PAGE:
I returned a call to a real estate agent a while ago regarding a statement allegedly made by someone from the utility company stating the home inspector should have found gas leaks.
“If” the statement was made, it was made by someone who does not know the Standards of Practice for Home Inspectors and does not know that Home Inspectors are not qualified to check for gas leaks any more than the average homeowner.
Checking appliances and checking for gas leaks is beyond the Standards of Practice scope of a Home Inspection.
SPS 131.32 (8) (b) 4
A reasonably competent and diligent home inspection is not required to be technically exhaustive.
SPS 131.31 (1)
It basically means that using meters is beyond the scope of a home inspection.
LEAKAGE ALLOWANCES: The AGA and ANSI STANDARDS allow for 200 cubic centimeter per hour of external gas leakage when pressure of 3/4 PSI is supplied to the gas control valve. These standards also allow 234 cubic centimeters per hour of leakage at 1/4 PSI, through the gas control valve to the main or pilot burners with the gas control valve turned off. (See AGA STANDARD Z21.21) This basically means that some home inspectors using meters are calling out for gas leaks that are within AGA & ANSI standards. It is not unusual to replace a leaky gas valve with another leaky gas valve that is in compliance within these standards. This is why the smell test for mercaptan (rotten eggs) is the best defense we all have other than contacting the gas company or a qualified professional for regular testing.
Per the Consumer Product Safety Commission (CPSC):
What to do IF YOU SMELL GAS OR SUSPECT A GAS LEAK:
- Leave the house immediately.
- Don’t use your phone or cell phone; call the local utility from outside the dwelling or ask a neighbor to notify the utility call center operator for assistance from the adjacent home.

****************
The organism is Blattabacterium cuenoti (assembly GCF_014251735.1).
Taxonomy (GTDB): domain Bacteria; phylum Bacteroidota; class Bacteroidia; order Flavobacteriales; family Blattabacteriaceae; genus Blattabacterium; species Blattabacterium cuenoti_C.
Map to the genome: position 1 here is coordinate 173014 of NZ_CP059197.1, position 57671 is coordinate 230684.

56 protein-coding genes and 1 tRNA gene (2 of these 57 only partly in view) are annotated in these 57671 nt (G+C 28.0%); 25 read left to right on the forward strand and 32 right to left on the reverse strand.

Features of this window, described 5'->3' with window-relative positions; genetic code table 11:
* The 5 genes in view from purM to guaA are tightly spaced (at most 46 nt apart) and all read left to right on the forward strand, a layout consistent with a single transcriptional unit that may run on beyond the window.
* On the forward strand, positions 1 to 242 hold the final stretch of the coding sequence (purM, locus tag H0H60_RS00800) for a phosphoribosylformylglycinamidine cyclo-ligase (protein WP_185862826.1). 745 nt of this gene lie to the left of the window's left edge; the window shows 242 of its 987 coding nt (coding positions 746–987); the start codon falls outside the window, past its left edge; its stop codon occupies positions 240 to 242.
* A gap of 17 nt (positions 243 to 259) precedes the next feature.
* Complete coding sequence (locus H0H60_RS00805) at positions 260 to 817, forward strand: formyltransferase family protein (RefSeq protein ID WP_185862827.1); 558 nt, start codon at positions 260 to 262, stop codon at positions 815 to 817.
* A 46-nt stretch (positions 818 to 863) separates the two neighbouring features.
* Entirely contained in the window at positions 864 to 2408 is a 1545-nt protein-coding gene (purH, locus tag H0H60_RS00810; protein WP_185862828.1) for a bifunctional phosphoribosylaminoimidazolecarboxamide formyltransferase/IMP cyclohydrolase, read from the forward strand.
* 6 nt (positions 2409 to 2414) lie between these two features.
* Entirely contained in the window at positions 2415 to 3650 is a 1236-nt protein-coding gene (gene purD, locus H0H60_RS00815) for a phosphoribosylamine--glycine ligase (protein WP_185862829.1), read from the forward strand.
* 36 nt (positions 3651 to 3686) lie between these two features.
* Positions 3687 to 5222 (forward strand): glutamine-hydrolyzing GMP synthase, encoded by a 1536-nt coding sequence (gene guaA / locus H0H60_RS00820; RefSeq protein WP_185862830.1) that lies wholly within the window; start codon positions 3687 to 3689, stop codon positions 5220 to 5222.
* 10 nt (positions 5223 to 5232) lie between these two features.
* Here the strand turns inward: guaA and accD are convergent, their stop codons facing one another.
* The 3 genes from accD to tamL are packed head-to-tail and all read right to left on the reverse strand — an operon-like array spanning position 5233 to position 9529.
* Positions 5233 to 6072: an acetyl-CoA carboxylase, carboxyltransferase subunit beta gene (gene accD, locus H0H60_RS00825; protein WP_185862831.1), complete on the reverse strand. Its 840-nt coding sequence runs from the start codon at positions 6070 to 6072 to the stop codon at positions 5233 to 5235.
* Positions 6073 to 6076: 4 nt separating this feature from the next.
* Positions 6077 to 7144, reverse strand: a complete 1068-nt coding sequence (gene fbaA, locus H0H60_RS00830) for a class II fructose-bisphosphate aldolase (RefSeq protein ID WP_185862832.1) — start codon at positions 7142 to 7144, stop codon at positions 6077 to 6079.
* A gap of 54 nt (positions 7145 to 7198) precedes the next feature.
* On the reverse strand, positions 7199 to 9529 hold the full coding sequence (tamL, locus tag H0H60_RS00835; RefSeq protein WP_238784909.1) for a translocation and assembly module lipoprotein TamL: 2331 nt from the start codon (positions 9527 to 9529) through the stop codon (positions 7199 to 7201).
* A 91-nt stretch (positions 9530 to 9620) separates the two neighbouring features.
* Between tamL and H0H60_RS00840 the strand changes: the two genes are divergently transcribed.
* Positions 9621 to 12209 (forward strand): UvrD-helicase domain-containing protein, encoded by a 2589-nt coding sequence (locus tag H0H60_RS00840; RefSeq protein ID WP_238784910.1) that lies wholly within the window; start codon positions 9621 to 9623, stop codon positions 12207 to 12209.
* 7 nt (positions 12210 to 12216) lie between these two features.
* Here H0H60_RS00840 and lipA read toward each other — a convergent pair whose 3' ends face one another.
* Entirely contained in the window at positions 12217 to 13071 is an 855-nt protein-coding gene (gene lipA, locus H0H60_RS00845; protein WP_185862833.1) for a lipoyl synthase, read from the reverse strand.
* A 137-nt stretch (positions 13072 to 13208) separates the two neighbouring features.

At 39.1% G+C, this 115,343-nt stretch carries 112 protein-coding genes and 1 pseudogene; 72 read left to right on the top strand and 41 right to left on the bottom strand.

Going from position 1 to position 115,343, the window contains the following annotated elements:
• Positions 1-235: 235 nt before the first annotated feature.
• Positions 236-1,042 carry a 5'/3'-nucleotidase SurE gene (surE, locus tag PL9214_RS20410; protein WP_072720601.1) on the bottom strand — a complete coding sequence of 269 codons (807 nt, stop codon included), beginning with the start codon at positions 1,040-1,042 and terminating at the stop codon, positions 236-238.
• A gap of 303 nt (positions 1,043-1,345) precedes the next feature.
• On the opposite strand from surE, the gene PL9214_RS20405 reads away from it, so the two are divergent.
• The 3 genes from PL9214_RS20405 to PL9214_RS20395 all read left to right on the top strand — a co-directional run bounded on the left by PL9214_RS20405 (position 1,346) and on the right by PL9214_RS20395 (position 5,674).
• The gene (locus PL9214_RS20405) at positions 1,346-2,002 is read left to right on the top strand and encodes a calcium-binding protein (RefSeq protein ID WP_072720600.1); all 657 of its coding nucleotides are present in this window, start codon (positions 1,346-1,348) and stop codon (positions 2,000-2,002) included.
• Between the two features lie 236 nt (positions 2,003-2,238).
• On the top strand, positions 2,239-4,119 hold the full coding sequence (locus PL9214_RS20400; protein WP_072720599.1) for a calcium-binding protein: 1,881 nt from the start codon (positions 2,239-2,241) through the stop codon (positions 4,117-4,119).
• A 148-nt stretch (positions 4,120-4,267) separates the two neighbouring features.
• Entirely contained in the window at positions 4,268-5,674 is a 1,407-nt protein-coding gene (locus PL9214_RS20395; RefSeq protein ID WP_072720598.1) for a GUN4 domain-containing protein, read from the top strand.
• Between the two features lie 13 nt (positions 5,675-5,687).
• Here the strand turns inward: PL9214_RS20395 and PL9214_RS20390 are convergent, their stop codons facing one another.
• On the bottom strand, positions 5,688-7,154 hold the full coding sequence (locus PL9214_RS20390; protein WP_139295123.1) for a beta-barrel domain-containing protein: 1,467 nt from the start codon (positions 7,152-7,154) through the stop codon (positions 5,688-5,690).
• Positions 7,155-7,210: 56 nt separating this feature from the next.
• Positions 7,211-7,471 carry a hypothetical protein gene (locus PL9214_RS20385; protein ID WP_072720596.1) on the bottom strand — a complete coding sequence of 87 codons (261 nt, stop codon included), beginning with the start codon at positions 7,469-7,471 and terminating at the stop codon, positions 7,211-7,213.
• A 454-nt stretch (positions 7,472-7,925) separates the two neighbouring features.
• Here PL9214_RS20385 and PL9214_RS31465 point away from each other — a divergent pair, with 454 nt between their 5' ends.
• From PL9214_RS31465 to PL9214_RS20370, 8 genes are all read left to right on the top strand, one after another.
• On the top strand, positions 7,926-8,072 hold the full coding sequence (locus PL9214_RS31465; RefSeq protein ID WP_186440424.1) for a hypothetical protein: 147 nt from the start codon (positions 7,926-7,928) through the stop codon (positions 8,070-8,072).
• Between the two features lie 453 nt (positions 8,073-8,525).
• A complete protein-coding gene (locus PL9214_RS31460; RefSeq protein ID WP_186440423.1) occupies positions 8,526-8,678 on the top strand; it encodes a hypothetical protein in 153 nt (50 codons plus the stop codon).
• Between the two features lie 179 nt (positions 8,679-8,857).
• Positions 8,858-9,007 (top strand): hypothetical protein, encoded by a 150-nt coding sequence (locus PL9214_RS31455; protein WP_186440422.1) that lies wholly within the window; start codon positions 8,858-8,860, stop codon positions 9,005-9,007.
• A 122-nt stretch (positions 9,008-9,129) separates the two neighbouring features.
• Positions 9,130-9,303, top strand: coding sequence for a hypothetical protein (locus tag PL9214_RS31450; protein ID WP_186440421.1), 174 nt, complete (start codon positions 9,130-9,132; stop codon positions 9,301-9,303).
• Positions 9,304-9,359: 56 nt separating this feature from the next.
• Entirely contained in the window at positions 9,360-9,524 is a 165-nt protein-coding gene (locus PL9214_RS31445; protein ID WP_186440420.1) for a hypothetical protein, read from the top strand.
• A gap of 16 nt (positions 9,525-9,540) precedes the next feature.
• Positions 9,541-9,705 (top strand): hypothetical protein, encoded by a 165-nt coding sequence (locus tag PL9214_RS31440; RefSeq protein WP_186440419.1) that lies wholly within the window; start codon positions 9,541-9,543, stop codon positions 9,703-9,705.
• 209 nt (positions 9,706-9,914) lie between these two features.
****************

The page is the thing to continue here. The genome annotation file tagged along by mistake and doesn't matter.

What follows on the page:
- Don’t light a match.
- Don’t turn on or off a light.
- Don’t switch on or off anything electrical.
- Don’t send a text.
Checking gas lines for leaks should be performed by a “Qualified” professional; someone who is properly trained to provide this service.
Home Inspectors are general practitioners, not trained licensed heating, electrical, plumbing specialists.
If there is a gas smell at the time of the inspection, a home inspector should advise having the gas lines checked by a “Qualified” specialist.
WE Energies states:
Natural gas is colorless and odorless until we add mercaptan, an odor similar to sulfur / rotten eggs, which helps you detect leaks. If you smell natural gas or have a natural gas emergency:
- Leave immediately – do not turn on light switches or use phones.
- Call 800-261-5325 from another location.
Anyone can buy a gas leak detector and wave it around stating that the house was checked. If that was done by a home inspector who was not specifically trained and licensed to perform gas leak detection with properly calibrated equipment, you are typically given a false sense of security.
I hope this information helps.